I also got 195A and so I too feel it should be 200A. Any other expert advise? I do not want to miss on NEC!!!

 

It should be 200A. their amps that they got does not match the NEC tables.

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The NEC ratings for Fixed-Trip Breakers is 15, 20, ..., 125, 150, 175, 200, 225, 250, ....., 6000

If you got 195 then you should pick 175, remember if you are sizing protecting you round up to the lower value, if you are sizing transformer, conductor, etc, you round up to the higher value.

In this specific question the options given are 150, 180 (Instead of 175 per NEC), 200 and 225, then you should pick 180.

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10 hours ago, FPar said:

The NEC ratings for Fixed-Trip Breakers is 15, 20, ..., 125, 150, 175, 200, 225, 250, ....., 6000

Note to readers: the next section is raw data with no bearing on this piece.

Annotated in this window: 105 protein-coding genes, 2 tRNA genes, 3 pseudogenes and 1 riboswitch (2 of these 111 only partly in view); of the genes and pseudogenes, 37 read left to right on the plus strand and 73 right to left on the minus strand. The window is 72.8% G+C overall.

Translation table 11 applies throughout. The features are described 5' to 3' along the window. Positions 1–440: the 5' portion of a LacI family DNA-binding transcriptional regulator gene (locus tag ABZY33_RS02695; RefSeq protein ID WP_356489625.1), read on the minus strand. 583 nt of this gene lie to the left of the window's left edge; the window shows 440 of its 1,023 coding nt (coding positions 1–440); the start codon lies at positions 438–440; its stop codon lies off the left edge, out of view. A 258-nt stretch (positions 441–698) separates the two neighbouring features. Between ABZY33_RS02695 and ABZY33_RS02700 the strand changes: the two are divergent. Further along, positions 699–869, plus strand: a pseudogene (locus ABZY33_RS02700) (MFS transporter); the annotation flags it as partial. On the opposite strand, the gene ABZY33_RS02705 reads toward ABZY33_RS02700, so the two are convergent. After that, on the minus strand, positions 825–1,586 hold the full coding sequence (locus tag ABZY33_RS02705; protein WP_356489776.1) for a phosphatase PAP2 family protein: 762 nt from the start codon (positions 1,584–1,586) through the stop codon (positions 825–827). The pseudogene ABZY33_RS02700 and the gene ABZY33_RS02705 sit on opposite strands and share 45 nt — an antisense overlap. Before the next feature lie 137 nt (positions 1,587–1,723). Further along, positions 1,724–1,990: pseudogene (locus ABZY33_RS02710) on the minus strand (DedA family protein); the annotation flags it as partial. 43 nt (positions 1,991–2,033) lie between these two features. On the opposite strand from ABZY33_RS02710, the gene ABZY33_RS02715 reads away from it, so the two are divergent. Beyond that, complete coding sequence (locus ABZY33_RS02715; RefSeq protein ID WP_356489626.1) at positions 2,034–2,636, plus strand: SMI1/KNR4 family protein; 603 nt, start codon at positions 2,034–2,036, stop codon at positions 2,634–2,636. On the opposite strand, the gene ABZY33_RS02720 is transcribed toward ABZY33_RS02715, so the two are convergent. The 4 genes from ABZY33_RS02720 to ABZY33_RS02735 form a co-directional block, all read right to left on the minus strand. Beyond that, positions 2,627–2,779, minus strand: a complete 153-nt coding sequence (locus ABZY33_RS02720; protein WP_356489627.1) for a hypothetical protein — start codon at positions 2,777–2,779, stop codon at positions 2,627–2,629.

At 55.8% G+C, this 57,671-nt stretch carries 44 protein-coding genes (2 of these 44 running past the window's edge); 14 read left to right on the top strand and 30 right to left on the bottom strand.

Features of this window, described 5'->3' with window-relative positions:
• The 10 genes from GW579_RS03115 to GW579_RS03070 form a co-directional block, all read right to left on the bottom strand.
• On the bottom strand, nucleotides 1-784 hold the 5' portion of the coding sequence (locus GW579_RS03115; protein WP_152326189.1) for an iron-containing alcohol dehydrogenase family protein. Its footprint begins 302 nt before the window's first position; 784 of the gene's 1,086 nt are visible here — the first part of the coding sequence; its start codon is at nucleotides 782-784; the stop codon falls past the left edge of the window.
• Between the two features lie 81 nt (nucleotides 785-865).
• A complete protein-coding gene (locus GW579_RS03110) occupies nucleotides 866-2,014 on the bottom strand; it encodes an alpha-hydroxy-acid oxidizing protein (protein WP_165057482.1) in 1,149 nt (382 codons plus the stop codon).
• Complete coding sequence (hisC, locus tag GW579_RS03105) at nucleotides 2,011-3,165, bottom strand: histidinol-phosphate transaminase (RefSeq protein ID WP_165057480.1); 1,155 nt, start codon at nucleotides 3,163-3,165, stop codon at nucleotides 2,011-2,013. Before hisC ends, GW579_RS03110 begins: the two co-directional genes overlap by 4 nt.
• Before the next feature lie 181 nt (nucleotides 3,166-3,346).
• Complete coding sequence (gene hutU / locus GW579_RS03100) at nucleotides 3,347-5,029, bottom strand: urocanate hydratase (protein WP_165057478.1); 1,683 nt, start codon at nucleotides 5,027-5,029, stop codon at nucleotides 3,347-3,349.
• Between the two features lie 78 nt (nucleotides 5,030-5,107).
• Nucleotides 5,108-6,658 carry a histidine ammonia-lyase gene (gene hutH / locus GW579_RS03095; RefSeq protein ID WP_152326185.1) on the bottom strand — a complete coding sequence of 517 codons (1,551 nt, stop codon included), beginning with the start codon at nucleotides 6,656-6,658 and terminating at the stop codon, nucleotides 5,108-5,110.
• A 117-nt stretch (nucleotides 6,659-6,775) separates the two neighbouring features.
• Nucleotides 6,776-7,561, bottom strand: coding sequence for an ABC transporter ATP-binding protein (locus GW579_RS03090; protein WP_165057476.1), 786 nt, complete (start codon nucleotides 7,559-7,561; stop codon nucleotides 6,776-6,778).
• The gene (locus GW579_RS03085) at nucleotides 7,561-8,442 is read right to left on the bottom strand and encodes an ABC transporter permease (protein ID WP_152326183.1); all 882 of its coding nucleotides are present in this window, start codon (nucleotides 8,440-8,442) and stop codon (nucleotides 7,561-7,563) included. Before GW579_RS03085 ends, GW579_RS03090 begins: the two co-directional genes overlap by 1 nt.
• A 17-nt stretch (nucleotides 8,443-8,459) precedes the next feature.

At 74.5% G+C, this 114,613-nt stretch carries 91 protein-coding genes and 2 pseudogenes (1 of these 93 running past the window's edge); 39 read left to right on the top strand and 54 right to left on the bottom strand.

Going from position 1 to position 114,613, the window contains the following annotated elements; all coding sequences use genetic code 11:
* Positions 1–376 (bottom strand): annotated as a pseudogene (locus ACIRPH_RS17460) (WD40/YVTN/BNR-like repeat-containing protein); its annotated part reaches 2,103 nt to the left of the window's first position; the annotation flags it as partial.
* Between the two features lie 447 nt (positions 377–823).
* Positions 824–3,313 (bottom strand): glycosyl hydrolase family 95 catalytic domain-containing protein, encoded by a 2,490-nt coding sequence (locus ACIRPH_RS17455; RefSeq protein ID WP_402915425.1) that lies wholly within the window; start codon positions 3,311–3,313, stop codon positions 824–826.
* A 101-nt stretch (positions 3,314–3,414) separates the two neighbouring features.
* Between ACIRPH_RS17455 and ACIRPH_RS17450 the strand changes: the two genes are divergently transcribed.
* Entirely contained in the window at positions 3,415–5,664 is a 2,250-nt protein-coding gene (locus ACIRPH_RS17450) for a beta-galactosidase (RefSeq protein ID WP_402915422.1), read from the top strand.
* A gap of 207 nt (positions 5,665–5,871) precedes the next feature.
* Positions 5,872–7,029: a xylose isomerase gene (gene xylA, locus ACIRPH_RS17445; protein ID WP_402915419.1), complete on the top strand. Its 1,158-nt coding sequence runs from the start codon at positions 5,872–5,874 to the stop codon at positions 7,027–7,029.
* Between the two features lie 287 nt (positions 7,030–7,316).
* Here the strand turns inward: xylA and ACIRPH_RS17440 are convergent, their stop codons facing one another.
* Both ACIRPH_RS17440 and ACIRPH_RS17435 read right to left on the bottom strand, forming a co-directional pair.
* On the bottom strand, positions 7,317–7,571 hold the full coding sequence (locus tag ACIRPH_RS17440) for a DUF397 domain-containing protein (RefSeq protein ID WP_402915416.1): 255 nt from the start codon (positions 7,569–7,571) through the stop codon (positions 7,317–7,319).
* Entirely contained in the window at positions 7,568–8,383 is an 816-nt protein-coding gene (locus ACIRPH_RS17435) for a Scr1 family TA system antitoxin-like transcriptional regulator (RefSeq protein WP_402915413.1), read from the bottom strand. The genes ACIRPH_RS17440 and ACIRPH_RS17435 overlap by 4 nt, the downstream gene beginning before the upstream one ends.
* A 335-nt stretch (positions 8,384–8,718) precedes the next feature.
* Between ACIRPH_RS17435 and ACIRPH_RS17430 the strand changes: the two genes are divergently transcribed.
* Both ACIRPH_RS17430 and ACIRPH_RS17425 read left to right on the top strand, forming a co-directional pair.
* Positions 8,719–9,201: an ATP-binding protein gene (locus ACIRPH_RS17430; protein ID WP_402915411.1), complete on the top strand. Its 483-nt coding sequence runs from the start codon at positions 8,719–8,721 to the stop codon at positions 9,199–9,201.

If you got 195 then you should pick 175, remember if you are sizing protecting you round up to the lower value, if you are sizing transformer, conductor, etc, you round up to the higher value.

In this specific question the options given are 150, 180 (Instead of 175 per NEC), 200 and 225, then you should pick 180.

Your logic makes absolute sense and I would go with this- round off towards safer side should always be a choice but the question here is interpretation of NEC and selection as per that. Would you please read the paras of NEC and prove concurrency  between the logic and  NEC. 

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20 hours ago, FPar said:

The NEC ratings for Fixed-Trip Breakers is 15, 20, ..., 125, 150, 175, 200, 225, 250, ....., 6000

If you got 195 then you should pick 175, remember if you are sizing protecting you round up to the lower value, if you are sizing transformer, conductor, etc, you round up to the higher value.